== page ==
Made for a deep-seated impact, Culion careens out of the typical festival trope of entry-level, ephemeral amusement. What it drives at is to educate and empathize, encouraging this conversation that we should be facing head on rather than being consumed by diversions.
“It’s so relevant to the time now, even if it’s a part of history. While it always will repeat itself, we can learn from it. I feel like, we’re at the point where we need to look at that piece of history and see where we are now, assess it as a country, and figure out a better way to move forward, because naliligaw tayo lately—and not just us, the rest of the world is, too,” says Jasmine. “So, if we can finally be a bit more progressive with how we handle things, and seeing that we’ve done it before, with something like Hansen’s disease, I’m sure we can do it again now with politics, do you know what I mean?”
Focusing on the adversity faced by the community plagued by leprosy, Culion trains our gaze at an overarching erosion of humanity and society today, one that the three women recognize and fight for as Anna, Ditas, and Doris, and ultimately on their own accords beyond the silverscreen. “There’s gravitas there wherein there is a sense of responsibility of telling the story properly, giving it justice, including the characters,” says Iza, elucidating on the heart and soul that threads through the film’s rich tapestry of stories in the Ricky Lee piece, venerating women for their strength that is both resolute and restrained.
“There are strong women in this women-led story, and it’s actually very progressive, especially for my character, Anna. I think it’s nice to see that it’s possible pala that even women during that time are already like this, you know? Iniisip ko kasi, during that time, meron bang babaeng ganito?” wonders Iza. “I mean we have a lot of strong heroines. I guess it resonates in today’s society, because ang dami ‘di ba? Ang daming pagkakataon na women are changing the way women have been depicted through the years. So, it’s good to see that women are depicted as strong women with minds of their own and as leaders, even before our time. Posible nga, so it’s even more possible now.”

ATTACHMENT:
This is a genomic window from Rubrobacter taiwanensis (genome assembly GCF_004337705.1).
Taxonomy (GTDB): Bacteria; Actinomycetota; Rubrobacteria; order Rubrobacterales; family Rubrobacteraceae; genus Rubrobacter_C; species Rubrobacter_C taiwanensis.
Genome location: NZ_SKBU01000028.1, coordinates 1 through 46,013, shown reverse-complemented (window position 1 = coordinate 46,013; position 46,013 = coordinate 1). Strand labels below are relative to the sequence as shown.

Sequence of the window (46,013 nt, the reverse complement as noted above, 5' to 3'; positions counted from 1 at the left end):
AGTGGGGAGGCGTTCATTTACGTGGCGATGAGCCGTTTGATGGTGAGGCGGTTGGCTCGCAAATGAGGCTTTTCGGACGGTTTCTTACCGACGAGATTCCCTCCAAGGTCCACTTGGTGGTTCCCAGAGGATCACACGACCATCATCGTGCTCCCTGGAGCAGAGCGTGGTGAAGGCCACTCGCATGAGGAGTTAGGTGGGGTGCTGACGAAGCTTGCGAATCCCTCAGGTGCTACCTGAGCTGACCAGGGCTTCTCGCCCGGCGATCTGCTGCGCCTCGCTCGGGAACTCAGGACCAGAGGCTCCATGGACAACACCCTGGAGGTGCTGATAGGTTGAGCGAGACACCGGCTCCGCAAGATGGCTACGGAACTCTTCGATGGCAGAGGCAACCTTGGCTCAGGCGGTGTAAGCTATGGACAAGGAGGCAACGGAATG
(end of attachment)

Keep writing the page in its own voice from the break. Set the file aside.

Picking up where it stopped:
What the film essentially does is, as it seems requisite and imperative these days, is to validate the human condition, the stories tucked within, and the inescapable truth that intends to see the light of day and triumph. “The most important thing right now is hope. I think sometimes we get drowned by obstacles, by problems. We complain so much, we have something to whine about, but we forget to be hopeful,” articulates Meryll Soriano. “I think that is one lesson that Culion has taught me—to hope and to thrive, and then you’ll get there. I think all of us are going to that right now and we need that to move forward.”
Just as it does in the biblical sense, one that leprosy has a long-standing link to with its unclean pariah-like discrimination (just ask Matthew, Mark, and Luke), we are reminded to exercise compassion, because as the film tells us, “nakahahawa ang pag-ibig,” alluding to how love will conquer all, even a detestable manifestation on the surface. In the end, this isn’t just the story of Culion, but in different capacities, it is ours, too, one that Iza Calzado, Meryll Soriano, and Jasmine Curtis-Smith, together with Alvin Yapan and Sir Ricky Lee agree that needs to be seen, heard, told, and understood by all.
“Siya, sila, kami…ako ang Culion.”
A part of the Metro Manila Film Festival 2019, Culion is now showing in more than 60 cinemas nationwide.